Review: All the Little Children by Jo Furniss

All the Little Children

Jo Furniss

None of the characters in All the Little Children are as likeable or believable as The Wolf Road‘s Elka, but they serve their purpose well: to give us someone to root for as the story moves forward, with tragedy after tragedy.

Like the brilliant The Wolf RoadAll the Little Children tells the story of ordinary people caught out in extraordinary events; a devastated land shaping the characters more than any backstory or exposition ever could. A family out camping in the woods manages to survive an apocalyptic event that ravages the cities, and All the Little Children follows the family as they try to find refuge in this new world.

It is a good — not great — read, with a story that moves briskly forward, with a couple of unbelievable deus ex machina that grinds everything to a screeching halt. Most notably, the ending — though it’s revealed that the story will be continued in a sequel, the conclusion was very unsatisfying and the last chapter felt like a rushed first draft of a longer book.

All in all, a decent first showing for debuting author Jo Furniss. Here’s hoping for a stronger second part to this story.

 

Read/Don’t Read Verdict: Read — but wait for the sequel to tie everything together

Three Books to Read in August 2017

This August is a slow month for spec-lit releases, but there’s still new titles to look forward to. These are the three books I can’t wait to read in August 2017:

August 15th

The Stone Sky (The Broken Earth 3)

N. K. Jemisin

The Stone Sky (The Broken Earth) by [Jemisin, N. K.]

N. K. Jemisin’s excellent post-apocalyptic fantasy trilogy concludes with The Stone Sky on the 15th. The first two books in the Broken Earth trilogy were filled with a detailed, dangerous world and I’m both excited for and sad about the end of this series.

August 22nd

The Massacre of Mankind

Stephen Baxter

Its been nearly 120 years since War of the Worlds was published, and this month we’ll see what happens after the alien invasion in Stephen Baxter’s authorized sequel, The Massacre of Mankind.

August 31st

Golden Age and Other Stories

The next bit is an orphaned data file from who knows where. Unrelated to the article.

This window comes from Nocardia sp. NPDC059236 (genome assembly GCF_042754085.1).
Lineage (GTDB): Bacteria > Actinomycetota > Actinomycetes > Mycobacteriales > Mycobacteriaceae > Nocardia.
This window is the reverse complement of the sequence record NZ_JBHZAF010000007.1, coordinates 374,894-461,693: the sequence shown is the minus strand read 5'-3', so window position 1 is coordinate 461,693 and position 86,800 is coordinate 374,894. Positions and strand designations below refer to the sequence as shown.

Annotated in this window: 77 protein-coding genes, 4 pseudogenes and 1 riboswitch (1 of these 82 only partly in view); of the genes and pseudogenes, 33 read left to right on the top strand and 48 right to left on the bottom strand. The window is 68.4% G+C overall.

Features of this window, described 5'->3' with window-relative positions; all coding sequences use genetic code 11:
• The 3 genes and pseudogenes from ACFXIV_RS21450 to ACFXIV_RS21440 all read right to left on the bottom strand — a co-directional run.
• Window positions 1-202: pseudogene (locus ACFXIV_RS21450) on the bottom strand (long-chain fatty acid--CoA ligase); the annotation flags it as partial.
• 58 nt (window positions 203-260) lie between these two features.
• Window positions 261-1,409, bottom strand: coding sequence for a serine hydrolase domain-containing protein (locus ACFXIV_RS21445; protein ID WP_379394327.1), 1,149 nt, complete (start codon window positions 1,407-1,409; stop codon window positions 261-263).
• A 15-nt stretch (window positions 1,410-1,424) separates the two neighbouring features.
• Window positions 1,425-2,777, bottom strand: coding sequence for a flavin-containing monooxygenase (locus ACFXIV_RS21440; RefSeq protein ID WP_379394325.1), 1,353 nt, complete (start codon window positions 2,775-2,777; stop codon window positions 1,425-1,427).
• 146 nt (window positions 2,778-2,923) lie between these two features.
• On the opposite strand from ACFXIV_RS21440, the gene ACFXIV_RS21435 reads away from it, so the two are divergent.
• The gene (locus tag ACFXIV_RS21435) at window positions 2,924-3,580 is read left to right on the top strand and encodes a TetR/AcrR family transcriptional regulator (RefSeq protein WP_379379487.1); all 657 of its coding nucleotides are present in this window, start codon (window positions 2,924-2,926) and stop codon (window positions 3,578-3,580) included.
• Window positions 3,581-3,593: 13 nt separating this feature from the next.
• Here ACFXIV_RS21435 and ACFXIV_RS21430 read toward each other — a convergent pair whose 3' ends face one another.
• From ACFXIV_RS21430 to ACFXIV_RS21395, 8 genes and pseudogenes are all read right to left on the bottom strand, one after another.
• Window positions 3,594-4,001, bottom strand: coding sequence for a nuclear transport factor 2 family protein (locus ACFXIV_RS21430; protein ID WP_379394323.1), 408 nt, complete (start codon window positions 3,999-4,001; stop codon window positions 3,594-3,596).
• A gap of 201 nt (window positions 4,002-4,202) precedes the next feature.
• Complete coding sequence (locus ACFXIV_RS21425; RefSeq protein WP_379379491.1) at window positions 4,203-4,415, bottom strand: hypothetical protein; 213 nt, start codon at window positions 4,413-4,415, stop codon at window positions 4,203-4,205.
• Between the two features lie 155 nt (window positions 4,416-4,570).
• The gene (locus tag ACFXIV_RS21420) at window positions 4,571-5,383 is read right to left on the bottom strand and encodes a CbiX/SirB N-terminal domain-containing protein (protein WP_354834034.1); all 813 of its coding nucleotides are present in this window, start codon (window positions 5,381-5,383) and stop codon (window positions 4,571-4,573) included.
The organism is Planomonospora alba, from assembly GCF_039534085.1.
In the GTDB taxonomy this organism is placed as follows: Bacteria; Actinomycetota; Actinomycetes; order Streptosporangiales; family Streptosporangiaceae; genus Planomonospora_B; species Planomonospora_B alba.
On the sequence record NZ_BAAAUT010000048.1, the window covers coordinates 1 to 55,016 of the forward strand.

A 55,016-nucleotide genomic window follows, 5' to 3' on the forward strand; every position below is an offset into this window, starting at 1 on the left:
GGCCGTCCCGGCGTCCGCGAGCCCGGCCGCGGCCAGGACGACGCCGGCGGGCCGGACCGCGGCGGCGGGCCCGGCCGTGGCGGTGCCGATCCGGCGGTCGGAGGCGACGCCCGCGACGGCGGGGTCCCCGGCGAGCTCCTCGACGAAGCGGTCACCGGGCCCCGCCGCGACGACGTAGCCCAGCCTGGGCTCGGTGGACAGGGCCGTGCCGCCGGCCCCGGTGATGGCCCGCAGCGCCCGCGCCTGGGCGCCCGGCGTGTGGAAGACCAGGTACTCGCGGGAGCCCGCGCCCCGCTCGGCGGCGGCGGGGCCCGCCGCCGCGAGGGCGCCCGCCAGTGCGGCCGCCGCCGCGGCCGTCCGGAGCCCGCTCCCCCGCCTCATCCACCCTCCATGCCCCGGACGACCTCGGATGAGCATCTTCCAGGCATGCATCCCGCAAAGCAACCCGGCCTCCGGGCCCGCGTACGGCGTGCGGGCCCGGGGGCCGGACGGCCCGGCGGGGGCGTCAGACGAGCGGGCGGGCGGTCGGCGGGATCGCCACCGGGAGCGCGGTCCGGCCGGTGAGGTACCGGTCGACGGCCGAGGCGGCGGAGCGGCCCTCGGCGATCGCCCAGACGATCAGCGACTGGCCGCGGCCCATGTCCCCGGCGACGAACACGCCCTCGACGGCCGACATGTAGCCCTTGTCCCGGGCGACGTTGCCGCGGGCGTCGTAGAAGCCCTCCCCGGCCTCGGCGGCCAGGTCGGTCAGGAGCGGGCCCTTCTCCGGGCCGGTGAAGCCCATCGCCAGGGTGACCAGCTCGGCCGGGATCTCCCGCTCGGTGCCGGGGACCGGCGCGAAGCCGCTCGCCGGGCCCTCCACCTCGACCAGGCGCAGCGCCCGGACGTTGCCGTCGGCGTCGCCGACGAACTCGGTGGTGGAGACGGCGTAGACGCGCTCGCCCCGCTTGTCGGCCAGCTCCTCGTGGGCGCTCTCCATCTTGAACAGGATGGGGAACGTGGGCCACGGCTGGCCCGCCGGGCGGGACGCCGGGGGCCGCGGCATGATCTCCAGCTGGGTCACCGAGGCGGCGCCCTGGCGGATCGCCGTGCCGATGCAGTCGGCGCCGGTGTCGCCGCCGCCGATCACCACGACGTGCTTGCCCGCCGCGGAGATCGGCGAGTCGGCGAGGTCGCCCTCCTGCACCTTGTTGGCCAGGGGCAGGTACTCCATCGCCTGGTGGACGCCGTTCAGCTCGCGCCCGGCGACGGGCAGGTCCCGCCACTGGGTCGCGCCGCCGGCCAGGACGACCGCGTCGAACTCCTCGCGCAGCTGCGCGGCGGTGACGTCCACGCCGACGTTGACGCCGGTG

Naomi Novik

With the conclusion of Naomi Novik’s Temeraire series, fans of her alt-history fantasy world that fills the Napoleonic wars with dragons can rejoice in the release of Golden Age and Other Stories, a short fiction collection set in the same world.

StoryBundle: SF&F Binge Reader Bundle

StoryBundle

The latest StoryBundle offers over 25 sci-fi/fantasy novels and short story anthologies for the full bundle purchase minimum of $15. If you’re running low on summer reading, this might be a good opportunity to beef up your eBook collection and try out some new authors. Get the bundle here!

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Review: The Wolf Road by Beth Lewis

The Wolf Road

Beth Lewis

The post-apocalyptic world in The Wolf Road is fascinating but always in the background, and that’s okay, because the characters — especially Elka — are so captivating that the end-of-the-world setting just drops away.

The Wolf Road follows a young girl named Elka, who is one of the strongest female characters I’ve encountered in fiction, shaped by a tragic past in a tragic world. Her growth throughout the story is believable. She is independent, likeable, and flawed: a heroine that readers should get to know.

Elka loses her way as a very young girl and is adopted by a mysterious man she comes to know as Trapper and over a span of years, we see her grow from a precocious child to a precocious adult. She learns how to survive in the wilderness — in ways meticulously detailed by the author — but of course, Things happen and Elka finds herself on a journey filled with memorable characters and other Things that happen.

There are a few twists; some are predictable, some are not. The writing is smooth and the dialogue flows. This is a book that’s easy and fun to read. Go read it and fall in love with Elka.

Read/Don’t Read Verdict: READ IT!

Five Books to Read in July 2017

Four fantasy and sci-fi titles arrive this month to help you celebrate the summer and include a continuation of a long-running urban fantasy series and the conclusion of a dark fantasy series. These are the four books you should read this July.

July 11th 2017

Dichronauts

Greg Egan

Dichronauts by [Egan, Greg]

I don’t understand most of the science going on in Greg Egan’s books, but I enjoy them nonetheless. Dichronauts, which releases July 11th, looks to be more of the hard sci-fi fare that Egan is known for.

Bannerless (The Bannerless Saga 1)

Carrie Vaughn

Bannerless (The Bannerless Saga) by [Vaughn, Carrie]

Bannerless combines post-apocalyptic dystopia with murder mystery — fans of either genre of fiction will be interested in this book, which releases on the 11th.

The Delirium Brief (Laundry Files 8)

Charles Stross

Spies, magic, laughs — the books in Charles Stross’s Laundry Files never disappoint. The latest entry in the series, The Delirium Briefreleases on the 11th of the month.

July 18th, 2017

Strange Dogs

James S. A. Corey

Strange Dogs: An Expanse Novella (The Expanse) by [Corey, James S. A.]

Strange Dogs, a novella set in the Expanse universe, is here to sate our thirst while we anxiously await the release of book 7 of James S. A. Corey’s space saga.

July 25th, 2017

The Unholy Consult (Aspect-Emperor 4)

R. Scott Bakker

The Unholy Consult: The Aspect-Emperor: Book Four by [Bakker, R. Scott]

R. Scott Bakker is one of those rare dark fantasy writers who complete their books in a timely fashion and release them as scheduled. On the 25th, The Unholy Consult concludes the Aspect-Emperor series.